I’m constantly adding taxa to the large reptile tree (LRT, 1147 taxa) and that every addition affects and is affected by every other taxa as the software seeks to find the most parsimonious combination of scores that ultimately should reflect evolutionary events in nature. I’m also constantly making corrections as I see them (sort of like Fig. 1) a YouTube video you can click to view. (This was considered the entertainment in the 1960s, shortly after the wide adoption of color TV).
Recently I fell behind
and did not realize the tree had lost resolution. That happens because I only test relevant parts (like birds) when I add in a new taxon. The problem is, when you take the relevant subsets down to examine the issues, you might get, as I did, your resolution back. The taxa are bing affected from afar.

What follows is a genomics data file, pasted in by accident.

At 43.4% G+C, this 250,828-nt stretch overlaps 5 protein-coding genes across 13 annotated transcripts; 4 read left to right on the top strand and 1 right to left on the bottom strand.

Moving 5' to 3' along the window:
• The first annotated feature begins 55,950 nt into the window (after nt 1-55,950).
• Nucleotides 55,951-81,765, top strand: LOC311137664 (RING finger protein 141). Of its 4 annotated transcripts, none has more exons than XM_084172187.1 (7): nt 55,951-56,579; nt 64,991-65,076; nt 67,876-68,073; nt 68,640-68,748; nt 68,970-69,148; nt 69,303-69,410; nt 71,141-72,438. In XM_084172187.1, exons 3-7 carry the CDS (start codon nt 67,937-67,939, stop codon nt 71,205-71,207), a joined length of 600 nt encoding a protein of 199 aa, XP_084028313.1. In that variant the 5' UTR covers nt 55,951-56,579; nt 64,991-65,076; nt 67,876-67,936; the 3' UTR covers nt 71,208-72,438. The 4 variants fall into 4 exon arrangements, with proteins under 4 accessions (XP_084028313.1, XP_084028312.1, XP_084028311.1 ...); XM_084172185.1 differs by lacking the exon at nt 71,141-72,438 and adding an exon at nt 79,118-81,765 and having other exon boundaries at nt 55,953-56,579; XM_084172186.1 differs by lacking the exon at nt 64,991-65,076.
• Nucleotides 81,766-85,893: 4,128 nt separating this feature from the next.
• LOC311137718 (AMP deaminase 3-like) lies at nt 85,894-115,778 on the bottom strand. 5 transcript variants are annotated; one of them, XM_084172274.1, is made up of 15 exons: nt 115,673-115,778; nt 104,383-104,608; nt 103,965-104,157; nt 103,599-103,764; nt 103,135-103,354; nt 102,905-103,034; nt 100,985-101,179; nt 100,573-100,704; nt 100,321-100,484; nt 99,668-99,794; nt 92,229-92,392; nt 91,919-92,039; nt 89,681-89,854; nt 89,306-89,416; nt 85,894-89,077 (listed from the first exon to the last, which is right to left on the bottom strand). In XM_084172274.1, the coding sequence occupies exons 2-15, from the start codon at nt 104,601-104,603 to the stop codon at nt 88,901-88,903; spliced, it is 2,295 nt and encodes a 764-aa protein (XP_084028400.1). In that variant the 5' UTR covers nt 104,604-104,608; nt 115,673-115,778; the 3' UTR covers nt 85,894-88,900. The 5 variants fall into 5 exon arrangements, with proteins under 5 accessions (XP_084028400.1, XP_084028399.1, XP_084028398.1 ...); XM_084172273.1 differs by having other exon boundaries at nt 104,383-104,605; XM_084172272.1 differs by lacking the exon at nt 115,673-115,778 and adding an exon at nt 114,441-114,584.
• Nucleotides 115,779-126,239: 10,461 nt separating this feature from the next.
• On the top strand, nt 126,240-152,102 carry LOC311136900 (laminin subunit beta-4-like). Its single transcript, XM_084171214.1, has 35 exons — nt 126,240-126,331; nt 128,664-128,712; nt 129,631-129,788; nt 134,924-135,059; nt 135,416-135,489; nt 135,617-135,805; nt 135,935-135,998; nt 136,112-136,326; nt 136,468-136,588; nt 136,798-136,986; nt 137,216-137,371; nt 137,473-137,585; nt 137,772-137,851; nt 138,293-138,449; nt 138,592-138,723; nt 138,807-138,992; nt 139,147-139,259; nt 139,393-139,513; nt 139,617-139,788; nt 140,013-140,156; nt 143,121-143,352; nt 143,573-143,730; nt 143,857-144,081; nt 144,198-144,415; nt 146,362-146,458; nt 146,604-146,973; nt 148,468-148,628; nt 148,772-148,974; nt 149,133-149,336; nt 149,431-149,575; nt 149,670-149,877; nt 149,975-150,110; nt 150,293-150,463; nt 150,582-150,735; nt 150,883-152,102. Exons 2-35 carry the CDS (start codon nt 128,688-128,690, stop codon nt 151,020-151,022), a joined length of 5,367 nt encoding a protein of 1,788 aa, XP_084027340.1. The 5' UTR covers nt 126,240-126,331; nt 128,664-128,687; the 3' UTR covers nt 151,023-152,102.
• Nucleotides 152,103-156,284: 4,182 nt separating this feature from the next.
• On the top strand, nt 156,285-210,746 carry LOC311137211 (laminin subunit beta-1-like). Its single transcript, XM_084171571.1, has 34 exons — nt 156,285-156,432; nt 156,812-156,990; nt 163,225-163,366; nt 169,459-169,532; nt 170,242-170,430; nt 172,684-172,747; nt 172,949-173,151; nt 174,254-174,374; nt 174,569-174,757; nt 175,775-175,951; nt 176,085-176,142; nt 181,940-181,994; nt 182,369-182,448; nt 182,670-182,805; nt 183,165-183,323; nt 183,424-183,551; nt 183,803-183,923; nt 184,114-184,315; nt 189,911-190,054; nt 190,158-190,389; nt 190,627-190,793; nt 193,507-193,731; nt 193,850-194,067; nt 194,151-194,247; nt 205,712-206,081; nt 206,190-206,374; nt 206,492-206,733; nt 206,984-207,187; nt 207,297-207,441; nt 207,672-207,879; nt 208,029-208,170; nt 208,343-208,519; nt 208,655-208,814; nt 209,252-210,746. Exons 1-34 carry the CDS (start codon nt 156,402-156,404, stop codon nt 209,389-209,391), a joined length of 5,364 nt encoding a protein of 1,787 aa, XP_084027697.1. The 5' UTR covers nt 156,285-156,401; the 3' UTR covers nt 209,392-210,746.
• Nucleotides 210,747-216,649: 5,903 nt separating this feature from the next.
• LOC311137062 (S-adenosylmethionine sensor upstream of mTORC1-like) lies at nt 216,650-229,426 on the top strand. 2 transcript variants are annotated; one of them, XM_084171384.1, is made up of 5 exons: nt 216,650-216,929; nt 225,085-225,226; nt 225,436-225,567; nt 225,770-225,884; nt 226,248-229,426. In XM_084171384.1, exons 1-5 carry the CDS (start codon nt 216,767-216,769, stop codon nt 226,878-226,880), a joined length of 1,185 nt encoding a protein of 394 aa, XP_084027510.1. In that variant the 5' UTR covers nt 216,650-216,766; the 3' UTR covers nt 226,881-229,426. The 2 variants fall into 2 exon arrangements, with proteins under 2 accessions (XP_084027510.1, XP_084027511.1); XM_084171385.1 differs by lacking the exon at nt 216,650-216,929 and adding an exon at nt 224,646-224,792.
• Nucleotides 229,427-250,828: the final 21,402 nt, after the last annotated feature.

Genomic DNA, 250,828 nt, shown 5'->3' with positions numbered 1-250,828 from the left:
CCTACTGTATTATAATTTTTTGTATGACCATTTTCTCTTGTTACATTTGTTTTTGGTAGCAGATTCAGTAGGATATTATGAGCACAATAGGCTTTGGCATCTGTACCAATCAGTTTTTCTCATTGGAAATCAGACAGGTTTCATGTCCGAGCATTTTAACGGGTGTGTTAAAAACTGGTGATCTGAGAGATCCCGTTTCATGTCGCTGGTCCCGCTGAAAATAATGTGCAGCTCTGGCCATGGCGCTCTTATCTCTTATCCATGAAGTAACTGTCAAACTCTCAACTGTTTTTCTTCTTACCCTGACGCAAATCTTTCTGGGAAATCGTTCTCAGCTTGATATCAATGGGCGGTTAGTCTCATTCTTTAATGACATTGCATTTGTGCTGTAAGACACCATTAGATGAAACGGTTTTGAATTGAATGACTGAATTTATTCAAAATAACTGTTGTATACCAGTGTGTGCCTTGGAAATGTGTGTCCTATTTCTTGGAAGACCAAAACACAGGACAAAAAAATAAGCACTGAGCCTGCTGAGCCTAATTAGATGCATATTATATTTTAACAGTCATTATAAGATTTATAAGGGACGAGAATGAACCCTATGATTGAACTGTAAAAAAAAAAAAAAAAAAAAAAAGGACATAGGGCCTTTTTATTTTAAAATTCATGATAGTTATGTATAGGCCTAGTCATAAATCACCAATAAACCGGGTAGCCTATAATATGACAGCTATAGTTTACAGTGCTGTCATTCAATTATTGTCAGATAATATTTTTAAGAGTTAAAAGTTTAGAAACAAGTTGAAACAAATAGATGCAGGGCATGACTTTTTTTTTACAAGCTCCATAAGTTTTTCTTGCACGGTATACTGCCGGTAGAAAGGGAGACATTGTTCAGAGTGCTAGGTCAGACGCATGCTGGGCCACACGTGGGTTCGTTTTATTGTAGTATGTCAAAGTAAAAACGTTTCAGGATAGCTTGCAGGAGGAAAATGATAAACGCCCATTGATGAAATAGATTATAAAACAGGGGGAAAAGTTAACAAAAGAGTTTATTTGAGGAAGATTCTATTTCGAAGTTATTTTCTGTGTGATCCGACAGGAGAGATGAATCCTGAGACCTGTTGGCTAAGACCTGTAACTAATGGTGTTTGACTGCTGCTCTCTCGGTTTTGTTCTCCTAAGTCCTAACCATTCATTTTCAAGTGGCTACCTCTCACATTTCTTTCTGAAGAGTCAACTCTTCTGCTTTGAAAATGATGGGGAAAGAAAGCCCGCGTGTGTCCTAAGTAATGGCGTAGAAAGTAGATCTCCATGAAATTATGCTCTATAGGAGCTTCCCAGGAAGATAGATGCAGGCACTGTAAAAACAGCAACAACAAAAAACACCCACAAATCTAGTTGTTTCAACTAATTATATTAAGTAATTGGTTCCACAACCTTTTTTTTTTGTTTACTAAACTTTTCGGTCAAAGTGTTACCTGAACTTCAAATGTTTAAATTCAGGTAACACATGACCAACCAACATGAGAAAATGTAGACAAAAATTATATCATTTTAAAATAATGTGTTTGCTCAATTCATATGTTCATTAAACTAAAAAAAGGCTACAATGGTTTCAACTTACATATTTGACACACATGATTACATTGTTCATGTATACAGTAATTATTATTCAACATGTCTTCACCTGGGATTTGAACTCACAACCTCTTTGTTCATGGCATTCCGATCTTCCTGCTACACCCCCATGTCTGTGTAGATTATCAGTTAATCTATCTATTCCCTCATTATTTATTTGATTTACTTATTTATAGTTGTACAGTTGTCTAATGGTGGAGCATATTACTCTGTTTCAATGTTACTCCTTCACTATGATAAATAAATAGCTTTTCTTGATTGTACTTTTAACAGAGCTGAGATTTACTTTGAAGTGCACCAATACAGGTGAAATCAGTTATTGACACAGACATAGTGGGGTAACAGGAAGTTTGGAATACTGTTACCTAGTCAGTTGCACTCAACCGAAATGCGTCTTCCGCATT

It came to my attention
that the LRT, as a whole unit, had some issues. Only a few bad scores in a cladogram of this size can rapidly and algorithmically multiply the number of MPTs (most parsimonious trees). They’re easy to find. I only need to know to look for them.
Most of the issues were centered around
basal mammals and their pre-mammal analogs.
Now everything is back in order.
All the plates are spinning again. The tree is fully resolved, as I just tested it in whole, not in part.
Admit your errors. Fix them. Keep moving forward. Watch out for more errors creeping in.